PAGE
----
4. Victoria’s Secret’s Image Is Hurting L Brands: L Brands recognizes the need to reposition Victoria’s Secret, the concern is this: Can a brand with such a strong image truly revamp to please a customer who is looking for just the opposite? Can shoppers imagine a Victoria’s Secret without the vision of models with angel wings strutting down the runway popping into their minds? – Read More on Motley Fool

5. Vogue Italia’s latest issue is greenwashing at its finest: ‘Vogue Italia’ replaced photo spreads with drawings to reveal the environmental cost of making a fashion magazine. The stunt doesn’t offer any real solutions. – Read More on Fast Co.

1. Gen Z is reinventing social media marketing: Young people aged 16 to 24 spent an average of seven hours per day online in 2019, three of which were spent exclusively on social media, and they uses social media primarily for entertainment, so brands targeting this audience need to plug into platforms like TikTok. – Read More on Vogue Business 

2. Facebook’s Deepfakes Policy ‘Inadequate’ to Some Lawmakers: The criticism, in interviews, on Twitter, and in a hearing on Capitol Hill Wednesday, followed the unveiling of the social media giant’s policy to remove video forgeries produced with the aid of artificial intelligence that show people doing and saying things they never did. – Read More on Bloomberg 

3. RETRO READ: How Do You Solve a Problem Like Deepfakes?While the challenges this phenomenon poses are “very clear,” the law is, unsurprisingly, not. This imbalance is unsurprising given that technology almost always develops at a rate much faster than the laws needed to regulate it.  – Read More on TFL 

4. Amazon is said to be preparing a luxury fashion platform: Its luxury venture will operate similar to the concession model seen in department stores and specialty retailers, where brands effectively lease space or pay a percentage of sales to run their own mini-shops within the store. – Read More on Yahoo 

5. America’s Affordable Luxury Brands’ Problems Run Deeper Than the Trade War: Michael Kors and Kate Spade continue to attempt to position themselves as lifestyle brands with wider product offerings. So far, there has been little in the way of results so far and this revamp mission is not without constant challenges.– Read More on Jing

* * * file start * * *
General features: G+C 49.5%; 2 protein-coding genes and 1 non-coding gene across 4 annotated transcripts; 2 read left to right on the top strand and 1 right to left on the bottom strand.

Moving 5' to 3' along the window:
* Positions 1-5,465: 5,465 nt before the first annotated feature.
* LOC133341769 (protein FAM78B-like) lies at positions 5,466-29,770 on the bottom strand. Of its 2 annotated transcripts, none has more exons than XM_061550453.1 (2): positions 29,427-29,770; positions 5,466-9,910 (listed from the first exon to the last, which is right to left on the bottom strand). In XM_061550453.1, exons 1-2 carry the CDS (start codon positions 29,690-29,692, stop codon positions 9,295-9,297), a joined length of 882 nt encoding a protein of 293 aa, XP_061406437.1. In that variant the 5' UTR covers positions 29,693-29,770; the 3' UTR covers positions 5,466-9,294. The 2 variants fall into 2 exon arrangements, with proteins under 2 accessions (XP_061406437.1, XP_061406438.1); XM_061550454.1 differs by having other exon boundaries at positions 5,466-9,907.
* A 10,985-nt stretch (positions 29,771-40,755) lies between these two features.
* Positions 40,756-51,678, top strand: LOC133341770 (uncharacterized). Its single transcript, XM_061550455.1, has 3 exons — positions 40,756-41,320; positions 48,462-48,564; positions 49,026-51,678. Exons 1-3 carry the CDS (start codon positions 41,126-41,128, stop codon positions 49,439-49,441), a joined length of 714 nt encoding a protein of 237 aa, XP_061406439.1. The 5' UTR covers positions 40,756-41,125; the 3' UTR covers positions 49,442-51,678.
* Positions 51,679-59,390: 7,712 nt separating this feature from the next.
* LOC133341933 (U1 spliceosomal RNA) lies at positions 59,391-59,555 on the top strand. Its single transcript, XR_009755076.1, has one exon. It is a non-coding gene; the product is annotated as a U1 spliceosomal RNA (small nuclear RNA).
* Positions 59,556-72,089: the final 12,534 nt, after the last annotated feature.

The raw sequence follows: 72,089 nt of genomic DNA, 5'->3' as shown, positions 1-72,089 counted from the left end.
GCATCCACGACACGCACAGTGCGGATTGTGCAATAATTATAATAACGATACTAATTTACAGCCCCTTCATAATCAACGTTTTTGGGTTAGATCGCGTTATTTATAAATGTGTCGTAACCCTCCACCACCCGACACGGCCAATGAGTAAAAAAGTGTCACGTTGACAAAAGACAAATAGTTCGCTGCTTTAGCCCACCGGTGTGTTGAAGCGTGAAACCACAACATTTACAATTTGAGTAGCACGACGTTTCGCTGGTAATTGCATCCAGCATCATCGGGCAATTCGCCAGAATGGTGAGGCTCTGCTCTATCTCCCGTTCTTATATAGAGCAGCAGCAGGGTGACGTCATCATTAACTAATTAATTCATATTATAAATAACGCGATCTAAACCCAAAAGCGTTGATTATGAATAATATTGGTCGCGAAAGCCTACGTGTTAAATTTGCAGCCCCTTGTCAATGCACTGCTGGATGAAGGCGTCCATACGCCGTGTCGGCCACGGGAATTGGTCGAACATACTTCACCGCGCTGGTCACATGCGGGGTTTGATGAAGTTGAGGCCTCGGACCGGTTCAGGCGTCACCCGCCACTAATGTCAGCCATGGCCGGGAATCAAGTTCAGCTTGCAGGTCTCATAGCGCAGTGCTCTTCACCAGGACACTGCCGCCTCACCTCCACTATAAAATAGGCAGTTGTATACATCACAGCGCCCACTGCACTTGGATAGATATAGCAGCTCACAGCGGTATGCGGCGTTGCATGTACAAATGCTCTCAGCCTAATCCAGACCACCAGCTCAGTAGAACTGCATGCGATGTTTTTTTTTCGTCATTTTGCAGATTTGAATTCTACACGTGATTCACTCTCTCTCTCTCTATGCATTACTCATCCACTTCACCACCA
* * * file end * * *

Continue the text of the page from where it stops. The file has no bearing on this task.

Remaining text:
6. ‘Even when we’re fat, we still want to be fashionable’. Berlin-based blogger Caterina Pogorzelski says, “Of course there’s clothing in larger sizes, but not enough.” Most items are either too cheap or too expensive, she says – the mid-range is lacking. – Read More on SCMP

1. The Future of Luxury? A Conversation With CEO of LVMH Fashion Group Sidney Toledano. “Today, the consumer is more than aware about the origin of the products, sustainability is at the forefront. So, while we produce in a larger scale [than in years prior], we have kept the excellence of an expertise of more than sixty years.” – Read More on Forbes

2. Eileen Fisher built a fashion empire. Her employees now own nearly half of it: Fisher personally owns 60% of the company that shares her name, while the remaining 40% is held by her 1,200 full- and part-time employees through an employee stock ownership plan. – Read More on CNN 

3. Glossier founder Emily Weiss: People are the key to Weiss’s vision, which has set a new blueprint for success for the cosmetics industry. She often talks about the “democratization” of beauty, about how Glossier came up with its products by asking women what they wanted, rather than telling women what they needed. She built awareness through word-of-mouth on social media, and the community that lives for its famous pink bubblewrap bags, chic design and solid, functional basics is deeply loyal. – Read More on the Guardian 

4. RETRO READ: Glossier Filed 2 Trademark Applications This Spring That Say a Lot About Modern BrandingGlossier is essentially claiming that in much the same way that consumers link the word “Glossier” with its brand, they make a connection in their minds when they see boxes with pink interiors and pink bubble wrap pouches. – Read More on TFL 

5. Is Canada Goose losing its mojo? Early data suggests cooling customer interest. New data has revealed that the Toronto-based outerwear company has had to discount its jackets an average of 13% to move inventory in a signal that consumer enthusiasm for the brand is waning. – Read More on Thinknum 

6. In 2020, retail is moving back to Main Street: In 2019 alone, more than 9,300 stores across the spectrum, from the Dollar Store to Barneys, closed locations. But as we’ve seen, consumers are still eager to spend money in physical stores, as long as the retail experiences is well-designed, entertaining, and integrated into our lifestyles. – Read More on Fast Co.